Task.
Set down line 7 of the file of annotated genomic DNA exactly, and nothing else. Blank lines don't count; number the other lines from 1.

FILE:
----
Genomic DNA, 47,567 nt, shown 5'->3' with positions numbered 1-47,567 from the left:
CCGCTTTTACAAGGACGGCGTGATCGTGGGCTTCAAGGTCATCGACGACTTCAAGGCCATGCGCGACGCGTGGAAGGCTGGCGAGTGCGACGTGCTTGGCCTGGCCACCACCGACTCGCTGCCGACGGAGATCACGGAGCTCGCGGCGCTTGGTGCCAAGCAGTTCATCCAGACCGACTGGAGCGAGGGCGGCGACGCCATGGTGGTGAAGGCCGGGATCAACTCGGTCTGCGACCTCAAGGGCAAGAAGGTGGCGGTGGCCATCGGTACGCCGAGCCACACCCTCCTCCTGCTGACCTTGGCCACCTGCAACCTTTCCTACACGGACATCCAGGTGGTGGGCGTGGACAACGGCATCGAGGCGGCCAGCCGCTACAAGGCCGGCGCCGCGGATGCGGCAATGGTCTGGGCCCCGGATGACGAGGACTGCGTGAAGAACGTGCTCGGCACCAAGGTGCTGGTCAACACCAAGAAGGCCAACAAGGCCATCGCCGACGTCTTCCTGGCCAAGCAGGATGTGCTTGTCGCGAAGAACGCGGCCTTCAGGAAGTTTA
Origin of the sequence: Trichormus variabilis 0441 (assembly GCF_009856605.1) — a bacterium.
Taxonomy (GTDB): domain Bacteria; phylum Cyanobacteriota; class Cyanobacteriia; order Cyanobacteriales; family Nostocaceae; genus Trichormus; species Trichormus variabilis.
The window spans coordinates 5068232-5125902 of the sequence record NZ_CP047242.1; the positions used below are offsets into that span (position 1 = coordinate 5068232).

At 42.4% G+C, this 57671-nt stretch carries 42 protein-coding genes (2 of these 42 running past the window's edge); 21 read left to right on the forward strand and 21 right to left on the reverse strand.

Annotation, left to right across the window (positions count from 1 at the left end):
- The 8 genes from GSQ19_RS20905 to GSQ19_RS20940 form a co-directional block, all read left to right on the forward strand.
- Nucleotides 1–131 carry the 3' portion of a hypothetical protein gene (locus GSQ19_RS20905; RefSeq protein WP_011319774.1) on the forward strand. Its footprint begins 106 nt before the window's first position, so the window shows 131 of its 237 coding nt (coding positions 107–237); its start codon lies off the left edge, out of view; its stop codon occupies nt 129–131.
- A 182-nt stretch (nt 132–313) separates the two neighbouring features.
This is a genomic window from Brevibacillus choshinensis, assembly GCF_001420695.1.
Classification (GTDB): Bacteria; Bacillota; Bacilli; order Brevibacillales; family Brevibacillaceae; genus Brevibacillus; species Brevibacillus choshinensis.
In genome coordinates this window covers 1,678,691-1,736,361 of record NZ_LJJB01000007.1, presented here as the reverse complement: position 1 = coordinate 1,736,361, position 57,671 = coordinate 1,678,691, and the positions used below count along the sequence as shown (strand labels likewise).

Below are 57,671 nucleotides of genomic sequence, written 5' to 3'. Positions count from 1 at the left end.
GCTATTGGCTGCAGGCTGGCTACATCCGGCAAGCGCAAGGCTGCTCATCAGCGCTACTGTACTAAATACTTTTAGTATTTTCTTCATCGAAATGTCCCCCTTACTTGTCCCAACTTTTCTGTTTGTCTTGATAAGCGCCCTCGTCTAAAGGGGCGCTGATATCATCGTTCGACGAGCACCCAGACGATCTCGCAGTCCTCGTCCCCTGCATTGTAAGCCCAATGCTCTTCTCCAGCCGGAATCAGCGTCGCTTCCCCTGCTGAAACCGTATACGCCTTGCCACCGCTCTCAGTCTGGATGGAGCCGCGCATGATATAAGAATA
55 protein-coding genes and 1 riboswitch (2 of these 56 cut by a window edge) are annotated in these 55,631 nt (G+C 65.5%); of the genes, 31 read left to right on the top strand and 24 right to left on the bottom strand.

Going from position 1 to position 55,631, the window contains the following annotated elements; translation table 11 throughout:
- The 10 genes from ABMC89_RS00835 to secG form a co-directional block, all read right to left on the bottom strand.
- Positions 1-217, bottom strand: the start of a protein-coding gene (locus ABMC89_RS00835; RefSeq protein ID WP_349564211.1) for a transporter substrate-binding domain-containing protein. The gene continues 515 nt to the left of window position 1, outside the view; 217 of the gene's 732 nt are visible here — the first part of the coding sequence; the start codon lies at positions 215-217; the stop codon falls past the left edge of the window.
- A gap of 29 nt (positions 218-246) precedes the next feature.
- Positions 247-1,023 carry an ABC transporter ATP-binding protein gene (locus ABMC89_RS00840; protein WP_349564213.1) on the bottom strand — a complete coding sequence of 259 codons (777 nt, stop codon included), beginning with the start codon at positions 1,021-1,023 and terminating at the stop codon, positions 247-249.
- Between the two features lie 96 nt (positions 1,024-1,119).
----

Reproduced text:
Annotation, left to right across the window (positions count from 1 at the left end):